Scientists are looking at some of the most unlikely sources for energy production, partly motivated by academic and research objectives, and partly to create a new framework of energy production and extraction.
Though some raise eyebrows due to perceived feasibility challenges like China’s artificial sun ambitions, or the device that was developed to convert exhaust into renewable energy, the sheer number of examples of creative energy generation are truly inspiring.
Now, researchers have produced an iron molecule with photocatalytic promise, and it could provide large benefits in terms of both (1) electricity generation in solar cells and (2) fuel production. As iron is a more plentiful and cheaper to supply source of metal, this will also have an impact in the industry.
A growing body of research in the last decade has shown the strong potential that other metals can have in photocatalysis, with scientists focusing on iridium and ruthenium more and more “due to the access they provide to new synthetic spaces through new reaction mechanisms”. The challenge, however, lies in how rare they both are.
The team produced its results by altering their approach to the molecular coordination, which allowed them to create an iron molecule that resulted in iron-based light that was observable at room temperature, a first in science, although their work builds on previous studies in the same area.
“The good result depends on the fact that we have optimized the molecular structure around the iron atom”, explains colleague Petter Persson of Lund University, who was also part of the study.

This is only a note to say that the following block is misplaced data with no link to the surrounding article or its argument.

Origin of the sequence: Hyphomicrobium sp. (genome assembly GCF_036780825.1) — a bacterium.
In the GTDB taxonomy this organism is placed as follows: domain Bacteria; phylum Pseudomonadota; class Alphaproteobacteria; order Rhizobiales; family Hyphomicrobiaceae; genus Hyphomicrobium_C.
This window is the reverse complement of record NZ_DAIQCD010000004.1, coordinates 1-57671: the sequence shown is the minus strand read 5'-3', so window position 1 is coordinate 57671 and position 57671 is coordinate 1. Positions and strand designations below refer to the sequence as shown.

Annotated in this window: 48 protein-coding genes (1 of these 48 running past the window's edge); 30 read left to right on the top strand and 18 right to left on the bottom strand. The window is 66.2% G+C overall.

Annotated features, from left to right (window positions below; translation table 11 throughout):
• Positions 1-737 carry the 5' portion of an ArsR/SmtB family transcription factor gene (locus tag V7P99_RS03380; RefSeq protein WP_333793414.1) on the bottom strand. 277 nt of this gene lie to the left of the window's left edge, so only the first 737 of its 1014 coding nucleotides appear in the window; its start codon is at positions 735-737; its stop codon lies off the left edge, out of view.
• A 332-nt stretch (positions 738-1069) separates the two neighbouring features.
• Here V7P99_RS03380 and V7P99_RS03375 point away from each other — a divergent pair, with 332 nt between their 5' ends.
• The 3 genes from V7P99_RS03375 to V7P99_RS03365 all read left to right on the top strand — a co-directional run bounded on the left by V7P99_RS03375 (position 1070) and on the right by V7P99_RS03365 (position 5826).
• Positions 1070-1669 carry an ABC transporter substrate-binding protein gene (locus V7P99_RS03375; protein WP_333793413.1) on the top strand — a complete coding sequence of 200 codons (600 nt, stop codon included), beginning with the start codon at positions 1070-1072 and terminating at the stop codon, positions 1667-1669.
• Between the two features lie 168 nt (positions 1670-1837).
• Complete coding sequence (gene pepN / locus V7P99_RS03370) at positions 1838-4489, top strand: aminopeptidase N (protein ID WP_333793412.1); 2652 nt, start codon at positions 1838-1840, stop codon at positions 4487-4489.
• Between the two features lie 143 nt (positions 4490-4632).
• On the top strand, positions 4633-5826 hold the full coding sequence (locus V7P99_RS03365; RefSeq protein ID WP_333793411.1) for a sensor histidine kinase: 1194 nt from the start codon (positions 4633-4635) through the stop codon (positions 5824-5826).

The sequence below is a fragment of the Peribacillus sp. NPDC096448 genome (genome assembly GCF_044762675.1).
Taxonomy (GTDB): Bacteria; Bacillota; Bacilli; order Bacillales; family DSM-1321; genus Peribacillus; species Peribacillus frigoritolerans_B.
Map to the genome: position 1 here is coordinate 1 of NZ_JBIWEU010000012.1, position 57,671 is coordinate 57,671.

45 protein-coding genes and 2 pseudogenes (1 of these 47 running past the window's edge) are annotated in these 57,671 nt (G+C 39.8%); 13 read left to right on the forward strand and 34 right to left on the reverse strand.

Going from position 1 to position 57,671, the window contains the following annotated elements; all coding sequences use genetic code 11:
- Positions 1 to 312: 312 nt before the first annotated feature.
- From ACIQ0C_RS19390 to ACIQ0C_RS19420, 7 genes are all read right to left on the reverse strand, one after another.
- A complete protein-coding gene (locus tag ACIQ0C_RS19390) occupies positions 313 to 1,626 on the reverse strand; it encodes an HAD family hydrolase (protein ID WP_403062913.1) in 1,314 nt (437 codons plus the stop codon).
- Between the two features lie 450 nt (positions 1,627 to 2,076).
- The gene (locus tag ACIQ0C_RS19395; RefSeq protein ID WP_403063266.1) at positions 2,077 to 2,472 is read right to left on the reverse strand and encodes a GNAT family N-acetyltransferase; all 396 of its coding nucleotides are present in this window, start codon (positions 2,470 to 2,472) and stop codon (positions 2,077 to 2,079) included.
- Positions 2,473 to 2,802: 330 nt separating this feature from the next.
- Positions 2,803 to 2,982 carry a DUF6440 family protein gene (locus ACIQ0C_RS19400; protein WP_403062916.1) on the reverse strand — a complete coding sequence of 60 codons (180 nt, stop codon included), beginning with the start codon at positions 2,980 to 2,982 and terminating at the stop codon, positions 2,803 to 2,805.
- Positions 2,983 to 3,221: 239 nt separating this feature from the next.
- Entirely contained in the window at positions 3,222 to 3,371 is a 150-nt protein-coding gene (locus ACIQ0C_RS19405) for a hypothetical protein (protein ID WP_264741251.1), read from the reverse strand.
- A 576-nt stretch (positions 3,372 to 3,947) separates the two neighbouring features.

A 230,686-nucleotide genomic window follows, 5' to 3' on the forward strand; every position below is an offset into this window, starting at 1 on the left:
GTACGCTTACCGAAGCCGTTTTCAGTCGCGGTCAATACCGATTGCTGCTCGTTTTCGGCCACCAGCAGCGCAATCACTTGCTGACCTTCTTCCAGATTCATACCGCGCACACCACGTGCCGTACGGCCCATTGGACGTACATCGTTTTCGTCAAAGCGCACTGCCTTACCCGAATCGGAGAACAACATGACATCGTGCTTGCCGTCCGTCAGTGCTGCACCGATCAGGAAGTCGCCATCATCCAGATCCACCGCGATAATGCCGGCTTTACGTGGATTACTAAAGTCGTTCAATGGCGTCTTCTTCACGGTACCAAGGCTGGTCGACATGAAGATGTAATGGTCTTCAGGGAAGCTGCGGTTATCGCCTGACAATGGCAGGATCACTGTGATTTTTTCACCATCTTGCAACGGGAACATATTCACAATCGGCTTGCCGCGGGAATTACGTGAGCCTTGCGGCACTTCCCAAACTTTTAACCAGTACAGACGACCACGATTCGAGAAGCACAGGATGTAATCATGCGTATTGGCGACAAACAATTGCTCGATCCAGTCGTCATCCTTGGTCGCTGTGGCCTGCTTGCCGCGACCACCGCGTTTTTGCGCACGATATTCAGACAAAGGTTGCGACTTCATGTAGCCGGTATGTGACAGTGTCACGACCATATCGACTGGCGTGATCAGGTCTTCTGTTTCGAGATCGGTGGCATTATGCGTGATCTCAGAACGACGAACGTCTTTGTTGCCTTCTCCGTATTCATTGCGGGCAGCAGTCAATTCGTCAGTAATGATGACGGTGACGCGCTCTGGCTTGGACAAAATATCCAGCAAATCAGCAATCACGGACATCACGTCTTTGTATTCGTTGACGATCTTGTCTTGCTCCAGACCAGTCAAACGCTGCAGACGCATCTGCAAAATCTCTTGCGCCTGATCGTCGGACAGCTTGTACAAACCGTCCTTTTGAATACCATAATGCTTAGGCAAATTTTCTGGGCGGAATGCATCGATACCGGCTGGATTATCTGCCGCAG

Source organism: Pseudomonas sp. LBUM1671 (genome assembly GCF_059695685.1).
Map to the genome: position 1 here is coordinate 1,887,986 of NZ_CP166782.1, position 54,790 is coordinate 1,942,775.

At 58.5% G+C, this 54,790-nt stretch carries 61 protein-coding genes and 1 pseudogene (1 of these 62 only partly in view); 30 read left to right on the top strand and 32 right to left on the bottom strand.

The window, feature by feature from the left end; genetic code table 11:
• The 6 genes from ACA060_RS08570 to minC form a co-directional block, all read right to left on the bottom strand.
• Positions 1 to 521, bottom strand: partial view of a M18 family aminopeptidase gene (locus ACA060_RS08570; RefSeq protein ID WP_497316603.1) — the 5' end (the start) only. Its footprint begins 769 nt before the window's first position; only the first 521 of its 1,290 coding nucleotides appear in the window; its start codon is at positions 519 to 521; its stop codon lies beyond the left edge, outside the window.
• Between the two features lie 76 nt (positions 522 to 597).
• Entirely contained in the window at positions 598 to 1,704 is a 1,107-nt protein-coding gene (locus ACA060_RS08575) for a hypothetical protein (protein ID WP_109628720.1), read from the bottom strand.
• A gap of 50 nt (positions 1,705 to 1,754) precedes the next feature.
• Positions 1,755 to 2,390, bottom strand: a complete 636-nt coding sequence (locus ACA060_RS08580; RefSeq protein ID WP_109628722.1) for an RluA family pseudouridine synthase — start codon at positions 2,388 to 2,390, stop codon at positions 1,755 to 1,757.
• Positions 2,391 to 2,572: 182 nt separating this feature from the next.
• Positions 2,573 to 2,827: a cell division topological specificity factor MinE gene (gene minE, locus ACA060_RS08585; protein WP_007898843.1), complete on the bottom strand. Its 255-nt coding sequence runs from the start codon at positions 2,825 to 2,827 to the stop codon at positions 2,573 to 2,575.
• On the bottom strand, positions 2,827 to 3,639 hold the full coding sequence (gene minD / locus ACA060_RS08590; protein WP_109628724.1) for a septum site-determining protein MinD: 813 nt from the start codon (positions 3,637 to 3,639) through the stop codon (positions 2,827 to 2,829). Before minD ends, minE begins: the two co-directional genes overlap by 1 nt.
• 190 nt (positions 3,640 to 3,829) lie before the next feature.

A revised, or expanded, roadmap of solar energy production could be in the works, according to the researchers. This could also mean developments in another number of areas which rely on iron molecules.
“Our results now show that by using advanced molecule design, it is possible to replace the rare metals with iron, which is common in the Earth’s crust and therefore cheap”, says Chemistry Professor Kenneth Wärnmark of Lund University in Sweden.
Beyond the promising potential of the iron molecule, the fact that the breakthrough came now is what surprised the researchers the most. Wärnmark summed it up best when he said, “We believed it would take at least ten years.”
Still one wonders, however if, given the rate at which we are consuming materials, that one day a similar team will be announcing a cheaper alternative to the very rare iron.
This research serves as good news in the sense that, although we are aware of the powerful and undeniable benefits of solar energy, we must also ensure that the materials behind the technology also support a realistic and sustainable vision. With no end in sight to the momentum behind solar energy, this breakthrough is an important step.
Details about the study appear in a paper, titled “Luminescence and reactivity of a charge-transfer excited iron complex with nanosecond lifetime”, which was published November 29th in the Science journal.